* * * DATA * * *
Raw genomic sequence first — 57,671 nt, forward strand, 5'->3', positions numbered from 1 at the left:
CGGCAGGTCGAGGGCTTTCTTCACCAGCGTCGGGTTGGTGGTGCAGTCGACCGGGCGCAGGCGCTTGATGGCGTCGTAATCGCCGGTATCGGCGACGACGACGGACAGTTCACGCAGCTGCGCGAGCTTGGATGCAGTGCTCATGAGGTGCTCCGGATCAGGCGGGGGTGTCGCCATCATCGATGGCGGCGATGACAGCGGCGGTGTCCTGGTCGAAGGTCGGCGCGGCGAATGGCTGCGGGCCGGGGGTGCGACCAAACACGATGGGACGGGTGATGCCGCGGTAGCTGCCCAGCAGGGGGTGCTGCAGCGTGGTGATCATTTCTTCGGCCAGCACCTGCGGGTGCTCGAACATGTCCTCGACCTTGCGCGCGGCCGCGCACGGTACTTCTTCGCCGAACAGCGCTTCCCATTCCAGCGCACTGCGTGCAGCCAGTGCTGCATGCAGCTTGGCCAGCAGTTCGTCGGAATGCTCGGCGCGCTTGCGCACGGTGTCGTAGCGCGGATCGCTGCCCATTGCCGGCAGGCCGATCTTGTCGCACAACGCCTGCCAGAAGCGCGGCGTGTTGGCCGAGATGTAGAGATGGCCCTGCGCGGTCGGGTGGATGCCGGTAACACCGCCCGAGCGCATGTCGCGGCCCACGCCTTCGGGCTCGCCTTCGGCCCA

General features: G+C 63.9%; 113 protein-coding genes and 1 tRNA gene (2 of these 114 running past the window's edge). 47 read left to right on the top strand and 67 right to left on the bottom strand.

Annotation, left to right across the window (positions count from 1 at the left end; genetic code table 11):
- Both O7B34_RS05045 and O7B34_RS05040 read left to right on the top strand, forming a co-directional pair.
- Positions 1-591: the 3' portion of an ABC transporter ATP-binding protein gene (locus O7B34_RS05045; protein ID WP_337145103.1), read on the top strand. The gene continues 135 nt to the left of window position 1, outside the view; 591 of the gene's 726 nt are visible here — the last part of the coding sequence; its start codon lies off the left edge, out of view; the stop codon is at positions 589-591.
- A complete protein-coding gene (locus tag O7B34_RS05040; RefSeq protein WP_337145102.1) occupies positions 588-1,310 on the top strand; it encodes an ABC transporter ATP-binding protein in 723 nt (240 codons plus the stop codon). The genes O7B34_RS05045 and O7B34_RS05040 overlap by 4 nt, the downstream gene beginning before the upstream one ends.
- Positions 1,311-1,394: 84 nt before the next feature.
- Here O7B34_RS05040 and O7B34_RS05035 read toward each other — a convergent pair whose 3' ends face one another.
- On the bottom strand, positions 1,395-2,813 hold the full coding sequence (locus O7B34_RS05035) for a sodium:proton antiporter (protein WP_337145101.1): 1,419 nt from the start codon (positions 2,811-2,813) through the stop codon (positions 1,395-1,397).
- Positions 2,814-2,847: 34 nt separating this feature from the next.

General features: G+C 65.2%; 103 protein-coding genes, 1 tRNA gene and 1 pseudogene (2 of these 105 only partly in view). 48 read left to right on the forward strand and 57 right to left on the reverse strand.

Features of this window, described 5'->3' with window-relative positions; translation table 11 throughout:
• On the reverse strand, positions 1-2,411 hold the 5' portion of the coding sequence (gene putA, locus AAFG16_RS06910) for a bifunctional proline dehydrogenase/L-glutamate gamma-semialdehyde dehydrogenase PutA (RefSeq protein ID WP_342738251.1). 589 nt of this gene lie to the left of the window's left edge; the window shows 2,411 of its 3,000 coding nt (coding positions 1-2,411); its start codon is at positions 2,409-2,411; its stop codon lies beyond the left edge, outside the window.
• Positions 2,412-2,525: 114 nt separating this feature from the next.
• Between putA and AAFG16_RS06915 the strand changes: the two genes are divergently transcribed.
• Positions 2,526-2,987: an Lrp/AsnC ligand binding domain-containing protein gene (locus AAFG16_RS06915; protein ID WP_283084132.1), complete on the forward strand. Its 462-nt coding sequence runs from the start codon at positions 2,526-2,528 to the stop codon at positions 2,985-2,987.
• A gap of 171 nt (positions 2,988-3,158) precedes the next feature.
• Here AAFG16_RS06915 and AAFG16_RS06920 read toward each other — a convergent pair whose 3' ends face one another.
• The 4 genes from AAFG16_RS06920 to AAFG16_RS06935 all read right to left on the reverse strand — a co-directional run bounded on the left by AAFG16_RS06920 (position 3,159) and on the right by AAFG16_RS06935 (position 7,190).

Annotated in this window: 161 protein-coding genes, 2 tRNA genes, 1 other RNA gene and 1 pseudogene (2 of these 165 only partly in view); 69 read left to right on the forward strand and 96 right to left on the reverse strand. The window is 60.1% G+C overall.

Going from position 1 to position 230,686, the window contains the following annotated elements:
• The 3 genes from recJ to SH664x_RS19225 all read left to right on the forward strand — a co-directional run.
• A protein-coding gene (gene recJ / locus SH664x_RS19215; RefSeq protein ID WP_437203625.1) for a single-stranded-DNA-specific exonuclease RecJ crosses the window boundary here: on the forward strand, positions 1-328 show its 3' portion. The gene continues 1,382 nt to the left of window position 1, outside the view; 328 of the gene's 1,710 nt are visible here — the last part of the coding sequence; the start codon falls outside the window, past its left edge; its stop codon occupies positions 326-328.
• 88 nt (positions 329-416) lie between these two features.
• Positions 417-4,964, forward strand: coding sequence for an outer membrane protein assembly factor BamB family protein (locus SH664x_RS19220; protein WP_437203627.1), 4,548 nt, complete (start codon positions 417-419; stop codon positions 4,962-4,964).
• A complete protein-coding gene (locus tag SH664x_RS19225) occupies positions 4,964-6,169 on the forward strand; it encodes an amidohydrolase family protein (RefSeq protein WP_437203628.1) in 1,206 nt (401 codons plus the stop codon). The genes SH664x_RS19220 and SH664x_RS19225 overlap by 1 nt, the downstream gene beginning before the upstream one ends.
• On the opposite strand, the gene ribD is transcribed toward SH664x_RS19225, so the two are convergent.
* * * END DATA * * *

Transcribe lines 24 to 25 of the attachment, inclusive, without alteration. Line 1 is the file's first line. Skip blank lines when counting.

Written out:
• A protein-coding gene (gene recJ / locus SH664x_RS19215; RefSeq protein ID WP_437203625.1) for a single-stranded-DNA-specific exonuclease RecJ crosses the window boundary here: on the forward strand, positions 1-328 show its 3' portion. The gene continues 1,382 nt to the left of window position 1, outside the view; 328 of the gene's 1,710 nt are visible here — the last part of the coding sequence; the start codon falls outside the window, past its left edge; its stop codon occupies positions 326-328.
• 88 nt (positions 329-416) lie between these two features.